Friday, 1 February 2013

Regardez les Buvards!

I can't quite believe that its taken me so long to address the subject of the Buvard. The what?.... Let me explique - Buvard roughly translates from the French as blotter. From what I can gather buvards were publicity items which were made available in the bars and cafes of France. They originate from the days when everyone used a fountain pen and therefore would need something with which to blot. They sit nicely in scale between the ginormous posters and tiny matchbox designs of which I am so fond. The work of some of what are regarded as some of the great French poster artists of the 1950s, 60s and 70s can sometimes be found on them. I'm talking about artists like Raymond Savignac, Herve Morvan, Leo Kouper, Lefor Openo and although there is quite a large amount of dross, there's also some real gems. A lot were screen printed which makes them even more like little works of art. Here's some I particularly like.

Tuesday, 15 May 2012

Going to the Zoo

Firstly, apologies for lack of blog action lately, no excuses really - various family stuff going on then my computer died so that had to be replaced . But every cloud has a silver lining ...Have been playing with a few bits and pieces including the letterpress app that I mentioned several posts ago. I will try and post a few results of my experiments with that at some point. Anyway enough ramblings... I am sure you would much rather feast your eyes upon this. Its a guide to London Zoo from days gone by and I thought the illustrations were great.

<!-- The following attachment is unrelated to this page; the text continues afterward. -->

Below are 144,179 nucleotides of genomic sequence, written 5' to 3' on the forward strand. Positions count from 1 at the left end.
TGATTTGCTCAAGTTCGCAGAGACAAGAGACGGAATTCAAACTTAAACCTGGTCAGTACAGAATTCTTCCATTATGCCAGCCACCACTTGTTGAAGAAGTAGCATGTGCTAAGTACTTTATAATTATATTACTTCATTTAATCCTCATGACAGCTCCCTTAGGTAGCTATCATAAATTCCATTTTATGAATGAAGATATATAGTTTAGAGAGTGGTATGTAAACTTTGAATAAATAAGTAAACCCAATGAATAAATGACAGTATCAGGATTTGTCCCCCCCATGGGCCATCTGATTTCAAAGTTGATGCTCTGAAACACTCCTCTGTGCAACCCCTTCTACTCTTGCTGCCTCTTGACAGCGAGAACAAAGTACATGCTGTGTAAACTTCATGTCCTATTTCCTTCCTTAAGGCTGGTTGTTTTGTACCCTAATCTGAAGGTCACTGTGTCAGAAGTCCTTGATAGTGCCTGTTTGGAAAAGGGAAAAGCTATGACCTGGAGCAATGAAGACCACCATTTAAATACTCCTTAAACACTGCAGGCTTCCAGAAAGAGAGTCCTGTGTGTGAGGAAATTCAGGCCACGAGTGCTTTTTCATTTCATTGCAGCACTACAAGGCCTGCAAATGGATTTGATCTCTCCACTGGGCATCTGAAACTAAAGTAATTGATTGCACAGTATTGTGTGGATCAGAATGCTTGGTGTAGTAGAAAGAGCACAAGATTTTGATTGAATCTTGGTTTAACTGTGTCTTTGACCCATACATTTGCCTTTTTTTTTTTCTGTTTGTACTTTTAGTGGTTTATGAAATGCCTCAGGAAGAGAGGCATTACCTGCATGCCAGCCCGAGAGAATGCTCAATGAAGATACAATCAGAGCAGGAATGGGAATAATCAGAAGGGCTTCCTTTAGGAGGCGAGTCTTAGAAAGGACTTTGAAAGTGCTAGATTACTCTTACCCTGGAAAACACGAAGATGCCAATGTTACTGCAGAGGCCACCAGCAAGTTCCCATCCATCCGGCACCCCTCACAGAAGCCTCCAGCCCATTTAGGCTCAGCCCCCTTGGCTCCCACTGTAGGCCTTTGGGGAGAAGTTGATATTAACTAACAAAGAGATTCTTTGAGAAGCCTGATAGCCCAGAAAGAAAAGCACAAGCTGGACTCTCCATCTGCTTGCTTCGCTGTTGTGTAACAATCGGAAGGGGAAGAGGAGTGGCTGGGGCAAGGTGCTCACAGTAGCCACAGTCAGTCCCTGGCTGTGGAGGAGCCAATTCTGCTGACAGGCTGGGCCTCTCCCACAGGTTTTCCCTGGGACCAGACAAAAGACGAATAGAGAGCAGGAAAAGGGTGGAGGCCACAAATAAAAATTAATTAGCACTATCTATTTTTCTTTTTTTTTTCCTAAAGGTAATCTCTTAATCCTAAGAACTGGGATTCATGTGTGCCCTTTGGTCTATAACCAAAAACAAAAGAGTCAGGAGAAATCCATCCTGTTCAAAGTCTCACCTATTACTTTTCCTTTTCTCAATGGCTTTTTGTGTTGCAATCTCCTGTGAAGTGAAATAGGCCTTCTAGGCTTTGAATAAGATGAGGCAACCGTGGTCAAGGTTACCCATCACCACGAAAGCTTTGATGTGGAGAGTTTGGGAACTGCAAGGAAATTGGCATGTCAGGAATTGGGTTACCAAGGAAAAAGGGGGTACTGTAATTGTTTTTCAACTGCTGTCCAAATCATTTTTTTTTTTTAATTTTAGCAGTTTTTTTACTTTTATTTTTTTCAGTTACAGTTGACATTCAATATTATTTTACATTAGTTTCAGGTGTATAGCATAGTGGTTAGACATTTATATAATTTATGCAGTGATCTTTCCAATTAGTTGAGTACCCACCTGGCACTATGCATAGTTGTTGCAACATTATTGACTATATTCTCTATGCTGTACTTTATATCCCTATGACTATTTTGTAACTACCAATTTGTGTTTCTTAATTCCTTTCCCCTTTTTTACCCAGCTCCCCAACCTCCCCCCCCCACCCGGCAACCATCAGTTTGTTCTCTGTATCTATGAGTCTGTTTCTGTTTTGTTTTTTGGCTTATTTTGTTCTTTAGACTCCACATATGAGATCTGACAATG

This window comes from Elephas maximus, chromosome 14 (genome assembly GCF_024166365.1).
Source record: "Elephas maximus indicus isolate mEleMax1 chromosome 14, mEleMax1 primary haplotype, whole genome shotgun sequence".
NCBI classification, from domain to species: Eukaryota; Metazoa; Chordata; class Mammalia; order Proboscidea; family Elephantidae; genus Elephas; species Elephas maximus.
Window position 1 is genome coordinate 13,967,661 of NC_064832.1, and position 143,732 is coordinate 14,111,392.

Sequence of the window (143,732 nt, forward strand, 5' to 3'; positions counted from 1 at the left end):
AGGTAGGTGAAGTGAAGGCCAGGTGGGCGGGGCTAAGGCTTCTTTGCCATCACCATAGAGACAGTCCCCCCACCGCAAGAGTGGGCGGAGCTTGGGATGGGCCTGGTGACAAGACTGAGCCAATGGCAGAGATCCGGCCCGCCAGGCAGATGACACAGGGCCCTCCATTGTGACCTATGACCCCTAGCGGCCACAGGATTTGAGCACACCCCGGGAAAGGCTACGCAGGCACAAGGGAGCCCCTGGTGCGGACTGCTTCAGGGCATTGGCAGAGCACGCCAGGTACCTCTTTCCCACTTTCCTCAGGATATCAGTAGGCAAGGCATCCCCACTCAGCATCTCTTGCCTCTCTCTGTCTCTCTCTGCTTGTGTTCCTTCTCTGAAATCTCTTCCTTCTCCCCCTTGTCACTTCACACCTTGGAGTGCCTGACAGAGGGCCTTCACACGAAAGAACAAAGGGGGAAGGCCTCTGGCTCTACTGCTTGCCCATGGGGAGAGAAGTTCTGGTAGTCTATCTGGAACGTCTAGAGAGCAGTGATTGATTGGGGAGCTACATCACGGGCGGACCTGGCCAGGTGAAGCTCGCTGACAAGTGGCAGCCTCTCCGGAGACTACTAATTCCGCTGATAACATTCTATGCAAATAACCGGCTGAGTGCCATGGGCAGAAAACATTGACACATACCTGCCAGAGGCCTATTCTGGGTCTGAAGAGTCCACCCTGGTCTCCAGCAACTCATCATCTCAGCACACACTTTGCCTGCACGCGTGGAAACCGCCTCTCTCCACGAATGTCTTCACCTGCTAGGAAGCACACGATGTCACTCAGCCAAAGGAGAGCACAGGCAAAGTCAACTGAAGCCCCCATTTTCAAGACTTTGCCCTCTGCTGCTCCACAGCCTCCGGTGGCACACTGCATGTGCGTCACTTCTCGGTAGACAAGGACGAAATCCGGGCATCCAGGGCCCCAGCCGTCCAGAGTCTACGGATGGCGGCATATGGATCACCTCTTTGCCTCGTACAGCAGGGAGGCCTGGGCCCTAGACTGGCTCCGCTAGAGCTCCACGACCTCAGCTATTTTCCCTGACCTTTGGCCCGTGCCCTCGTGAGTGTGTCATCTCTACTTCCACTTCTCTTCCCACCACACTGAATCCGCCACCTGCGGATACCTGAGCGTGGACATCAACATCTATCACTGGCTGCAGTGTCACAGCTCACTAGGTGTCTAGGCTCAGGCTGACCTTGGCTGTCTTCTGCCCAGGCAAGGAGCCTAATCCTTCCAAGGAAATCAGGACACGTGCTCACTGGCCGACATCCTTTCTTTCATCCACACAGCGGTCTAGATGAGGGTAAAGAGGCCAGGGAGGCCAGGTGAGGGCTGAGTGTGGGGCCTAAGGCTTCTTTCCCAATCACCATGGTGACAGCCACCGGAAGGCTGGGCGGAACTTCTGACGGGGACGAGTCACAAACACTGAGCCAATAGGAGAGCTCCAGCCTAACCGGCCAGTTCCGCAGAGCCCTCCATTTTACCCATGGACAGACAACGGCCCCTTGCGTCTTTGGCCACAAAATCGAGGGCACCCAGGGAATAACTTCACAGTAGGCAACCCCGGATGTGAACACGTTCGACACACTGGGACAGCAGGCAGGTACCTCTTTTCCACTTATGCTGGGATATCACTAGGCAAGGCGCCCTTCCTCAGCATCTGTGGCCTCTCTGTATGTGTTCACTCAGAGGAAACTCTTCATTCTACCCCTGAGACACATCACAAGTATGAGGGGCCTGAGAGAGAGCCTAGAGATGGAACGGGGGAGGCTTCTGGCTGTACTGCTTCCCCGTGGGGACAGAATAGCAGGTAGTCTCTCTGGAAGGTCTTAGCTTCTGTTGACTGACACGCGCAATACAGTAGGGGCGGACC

Tuesday, 7 February 2012

The Cat Thief

I can't quite remember if I found this book at a jumble sale, or car boot. Its called "The Cat Thief" and its illustrated by William Stobbs. (Written by Joan Cass.) To be honest, I'd never heard of William Stobbs, but if you do a quick bit of research you'll discover that in the 1950s, 60s and 70s he was a prolific and well respected illustrator who even won the prestigious Kate Greenaway medal back in 1959 for another title, "Kashtanka and a Bundle of Ballads". He also taught at Maidstone and the London College of Printing. Its seems to be harder and harder these days to find quality items at boot sales and the like, but I'll definitely keep my eyes peeled for more William Stobbs. I'd particularly like to find "The Little White Hen" or  "The Adventures of The Wuffle".

Wednesday, 18 January 2012

Bubble Houses

One of my favourite TV programmes when I was a child was Barbapapa. And one of the best things about Barbapapa was the self-build Barbapapa house that they built after the squat they were living in got demolished. Anyone else remember that? I would have loved one of those houses then and still would, truth be told, but it wouldn't go down well with the planners,or so I'm led to believe.

Whist looking on t'internet the other day for cheapo accommodation in France I stumbled across this place - not particularly cheapo, mind you. Its called museumotel and its near Strasbourg.

Surely the Barbas must have had a hand in the design of this place! I'd love to go and stay here. Since finding this one, I've researched a few other bubble houses , the most famous is probably Palais Bulles. Think Barbapapa meets James Bond!